For Comments, Suggestions, Contributions & Advertisements,
SULYAPINOY observes the Philippine PressCode of Ethics .
We reserve the right to refuse any submissionwe deem does not meet our policies andguidelines.
D I S C L A I M E R
Different opinions are encourage to stimulatemember input and involvement.
s role is to provide information that per-mits
members to develop informed opin-ions on sub
ects that will affect their statusas migrant workers and, in some instances,their personal lives. FEWA does not hold itself responsible for statements made by any con-tributor. Statements or opinions expressed inSULYAPINOY reflect the views of the author(s)and not the official policy of FEWA unless sostated.
Is Reintegration an Option
eintegration is a government pro-gram to encourage Overseas Fili-pino Workers (OFWs) to stay and work in the country instead of going abroadagain. In his pronouncements PresidentPnoy himself desires that Filipinos work-ing abroad should be a matter of choicerather than a necessity. Promising as itmay seem, reintegration for most OFWsmay not be a practical choice but a no-choice.The Ramdam Survey made by Sulyapi-noy on contract extension showed thatmany of these Employment Permit Sys-tem (EPS) Filipino workers are soon tobid goodbye to South Korea. When theywere asked about their readiness to goback home, only 10
of those who an-swered said they are ready, 2
willapply for other countries, 59
wouldwant to come back to Korea, and therest answered they are undecided. Thisproves that many are not yet ready toreintegrate for various reasons. Thesurvey also shows that many of thosewhose contracts have ended or aboutto end and do not have guarantees of being able to come back because of their age have opted to become un-documented. Their number becomessubstantial when added to other nation-alities choosing to become undocu-mented to ensure continued work.In the Middle East, governments areaggressively pursuing nationalization of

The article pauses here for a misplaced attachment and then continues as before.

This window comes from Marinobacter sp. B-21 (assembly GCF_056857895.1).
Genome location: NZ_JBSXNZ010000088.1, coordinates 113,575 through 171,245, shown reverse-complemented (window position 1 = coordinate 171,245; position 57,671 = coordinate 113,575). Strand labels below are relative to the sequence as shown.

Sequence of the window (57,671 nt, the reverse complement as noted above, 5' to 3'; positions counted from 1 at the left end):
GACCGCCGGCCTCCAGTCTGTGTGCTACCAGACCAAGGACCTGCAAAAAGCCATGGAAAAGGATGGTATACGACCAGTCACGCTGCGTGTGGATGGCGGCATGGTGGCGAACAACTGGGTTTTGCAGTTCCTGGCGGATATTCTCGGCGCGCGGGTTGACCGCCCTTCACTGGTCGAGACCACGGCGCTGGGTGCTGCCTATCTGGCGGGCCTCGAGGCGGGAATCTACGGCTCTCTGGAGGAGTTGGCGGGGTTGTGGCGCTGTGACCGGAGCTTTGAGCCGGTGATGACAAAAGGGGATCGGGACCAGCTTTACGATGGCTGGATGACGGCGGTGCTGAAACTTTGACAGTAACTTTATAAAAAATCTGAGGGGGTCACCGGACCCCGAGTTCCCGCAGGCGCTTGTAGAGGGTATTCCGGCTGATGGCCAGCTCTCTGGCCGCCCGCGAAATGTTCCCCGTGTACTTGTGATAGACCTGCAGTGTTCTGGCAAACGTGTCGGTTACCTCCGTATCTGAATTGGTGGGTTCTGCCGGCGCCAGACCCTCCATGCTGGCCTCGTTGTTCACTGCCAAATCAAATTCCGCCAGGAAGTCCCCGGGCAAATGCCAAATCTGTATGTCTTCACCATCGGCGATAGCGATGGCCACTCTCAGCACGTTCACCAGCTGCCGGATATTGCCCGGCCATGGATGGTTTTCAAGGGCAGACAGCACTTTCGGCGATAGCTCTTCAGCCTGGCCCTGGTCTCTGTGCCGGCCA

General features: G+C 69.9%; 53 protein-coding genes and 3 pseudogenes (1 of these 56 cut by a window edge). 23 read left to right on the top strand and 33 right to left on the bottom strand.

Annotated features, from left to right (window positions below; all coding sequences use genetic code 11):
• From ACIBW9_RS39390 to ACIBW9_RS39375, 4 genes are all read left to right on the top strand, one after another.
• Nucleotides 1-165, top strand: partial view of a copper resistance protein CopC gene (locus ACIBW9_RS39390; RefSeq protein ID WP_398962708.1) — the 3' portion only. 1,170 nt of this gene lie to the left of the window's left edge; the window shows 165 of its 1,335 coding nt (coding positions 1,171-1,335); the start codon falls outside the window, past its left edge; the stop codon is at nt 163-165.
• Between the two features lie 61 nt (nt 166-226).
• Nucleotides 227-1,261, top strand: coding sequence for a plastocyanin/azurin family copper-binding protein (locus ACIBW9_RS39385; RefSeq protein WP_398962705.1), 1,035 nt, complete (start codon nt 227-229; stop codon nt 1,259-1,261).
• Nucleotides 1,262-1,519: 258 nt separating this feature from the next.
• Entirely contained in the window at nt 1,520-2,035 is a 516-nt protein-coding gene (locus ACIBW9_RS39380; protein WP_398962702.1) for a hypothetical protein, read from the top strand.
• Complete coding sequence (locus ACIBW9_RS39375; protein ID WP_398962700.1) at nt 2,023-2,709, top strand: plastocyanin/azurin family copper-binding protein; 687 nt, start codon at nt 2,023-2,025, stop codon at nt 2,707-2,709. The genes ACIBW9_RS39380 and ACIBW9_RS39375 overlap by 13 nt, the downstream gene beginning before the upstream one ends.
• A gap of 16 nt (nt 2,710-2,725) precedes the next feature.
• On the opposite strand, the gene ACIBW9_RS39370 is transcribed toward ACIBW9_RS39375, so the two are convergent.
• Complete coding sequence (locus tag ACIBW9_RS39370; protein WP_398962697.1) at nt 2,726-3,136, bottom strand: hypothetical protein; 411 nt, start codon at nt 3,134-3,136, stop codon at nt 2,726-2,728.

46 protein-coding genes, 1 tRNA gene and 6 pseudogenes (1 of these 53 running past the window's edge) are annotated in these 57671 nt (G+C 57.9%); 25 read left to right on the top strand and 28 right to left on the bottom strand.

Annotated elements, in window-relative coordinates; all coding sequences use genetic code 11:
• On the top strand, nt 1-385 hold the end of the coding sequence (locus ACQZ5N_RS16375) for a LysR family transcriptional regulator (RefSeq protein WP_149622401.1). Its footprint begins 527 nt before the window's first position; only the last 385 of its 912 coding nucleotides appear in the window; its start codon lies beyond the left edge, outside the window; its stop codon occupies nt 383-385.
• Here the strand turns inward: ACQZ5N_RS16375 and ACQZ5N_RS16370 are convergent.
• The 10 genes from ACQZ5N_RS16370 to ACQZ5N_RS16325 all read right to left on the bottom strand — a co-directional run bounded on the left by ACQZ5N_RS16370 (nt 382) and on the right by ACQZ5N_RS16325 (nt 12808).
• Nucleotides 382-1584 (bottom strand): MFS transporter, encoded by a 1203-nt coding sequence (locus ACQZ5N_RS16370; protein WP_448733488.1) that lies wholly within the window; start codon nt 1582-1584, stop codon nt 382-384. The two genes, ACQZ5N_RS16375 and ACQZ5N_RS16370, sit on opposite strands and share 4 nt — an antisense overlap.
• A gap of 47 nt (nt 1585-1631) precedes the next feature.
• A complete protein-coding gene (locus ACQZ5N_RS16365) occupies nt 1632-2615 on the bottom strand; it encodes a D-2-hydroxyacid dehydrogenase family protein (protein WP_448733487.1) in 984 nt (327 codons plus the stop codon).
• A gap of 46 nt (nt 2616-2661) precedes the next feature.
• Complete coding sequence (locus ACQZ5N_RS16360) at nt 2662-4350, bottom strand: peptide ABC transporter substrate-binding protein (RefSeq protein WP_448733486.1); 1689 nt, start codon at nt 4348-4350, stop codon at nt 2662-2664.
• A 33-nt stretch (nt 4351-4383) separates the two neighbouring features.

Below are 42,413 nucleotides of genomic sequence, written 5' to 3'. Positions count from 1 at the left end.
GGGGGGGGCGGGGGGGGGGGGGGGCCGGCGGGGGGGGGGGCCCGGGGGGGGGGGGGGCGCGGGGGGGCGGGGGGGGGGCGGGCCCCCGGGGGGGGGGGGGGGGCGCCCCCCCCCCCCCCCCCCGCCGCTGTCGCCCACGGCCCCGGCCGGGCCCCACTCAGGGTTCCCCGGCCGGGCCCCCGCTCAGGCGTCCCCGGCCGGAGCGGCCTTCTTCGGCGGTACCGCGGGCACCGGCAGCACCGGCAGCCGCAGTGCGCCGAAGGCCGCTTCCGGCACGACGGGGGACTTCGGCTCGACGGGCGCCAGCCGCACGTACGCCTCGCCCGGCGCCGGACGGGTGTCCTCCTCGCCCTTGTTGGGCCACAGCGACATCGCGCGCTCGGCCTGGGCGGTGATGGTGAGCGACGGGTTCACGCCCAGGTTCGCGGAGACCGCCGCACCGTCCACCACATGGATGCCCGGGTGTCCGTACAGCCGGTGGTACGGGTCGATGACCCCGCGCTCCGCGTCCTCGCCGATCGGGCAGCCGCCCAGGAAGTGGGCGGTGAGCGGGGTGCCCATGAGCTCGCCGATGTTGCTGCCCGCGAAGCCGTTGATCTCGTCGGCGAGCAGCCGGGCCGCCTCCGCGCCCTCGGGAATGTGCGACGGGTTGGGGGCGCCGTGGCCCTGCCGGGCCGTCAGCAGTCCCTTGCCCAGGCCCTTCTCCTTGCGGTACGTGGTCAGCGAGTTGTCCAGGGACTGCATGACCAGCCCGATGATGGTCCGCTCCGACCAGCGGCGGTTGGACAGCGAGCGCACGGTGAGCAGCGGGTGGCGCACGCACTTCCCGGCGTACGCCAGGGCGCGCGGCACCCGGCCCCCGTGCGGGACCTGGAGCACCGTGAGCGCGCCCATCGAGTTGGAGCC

obs so that their own citizens can work instead of hiring migrant workers
aclear indication of dwindling and morecompetitive international labor marketsfor OFWs. Philippine data shows that in
ack Rusl, Ehd Villarta,Benjue del mundo and Marzy Serdena
Saudi Arabia more than
of OFWs are rehires compared to thosenewly hired pegged at less than
.Saudi Arabia, a country employingthe biggest number of OFWs in theMiddle East, is finally implementingits long protracted Saudization policy.The Philippine government is tryingto allay fear among OFWs with theirwait-and-see attitude, but for mostmigrant workers and their familiesSaudization is a serious issue. Al-though no clear estimate has beenmade so far as to its possible impacton the economy, it should be consid-ered as cause for concern for every-one.Calamities like the earth
uake thatturned into a nuclear disaster in
a-pan, the internal conflict in Libyaand other threats to peace and secu-rity in other countries are adverselyaffecting the livelihood of many of our OFWs. Some were forced toevacuate, leave their
obs and goback to the Philippines without
obs.Responding to these situations, last
une 7, 2011 the Philippine govern-ment launched a 2-Billion Pesos Re-integration Program in Manila in time
for the Migrant Workers’ Day and
First National Congress of OFWs andFamilies. The Reintegration Programis a
ect of the Departmentof Labor and Employment (DOLE),Overseas Workers Welfare Admini-stration (OWWA), Land Bank of thePhilippines (LBP) and the Develop-ment Bank of the Philippines (DBP).The reintegration program will supportviable businesses of OFWs especiallyin agribusiness, tourism, education,and healthcare.
OFWs with existingbusinesses or those who want to startany business or livelihood pro
ect mayapply for loan assistance of up to 2million pesos without collateral pay-able in 7 years with 7.5
annual in-terest.For many OFWs reintegration is thelast recourse especially when they areunable to find
obs because of theirage. Some groups are criticizing theloan under the reintegration program.They believe that it is a potential pit-fall for OFWs to sink further in povertyonce they failed in their business en-terprises, since not all OFWs are capa-ble of putting up and sustaining a suc-cessful business. Other groups claimthat OFWs do not need loans, butshould be provided with a
ob for theirsource of livelihood.Whether reintegration is an option orno-choice at all, OFWs will have todeal with it in the short or long run.But for many, they are not yet keen tobite the bait of the government, par-ticularly with the present economiccondition and the prevailing
ob mar-ket situation. Instead many still prefermigration as their only solution totheir economic woes. And for someEPS workers they will ignore the dan-ger and insecurity of being an undocu-mented worker
ust to have a contin-ued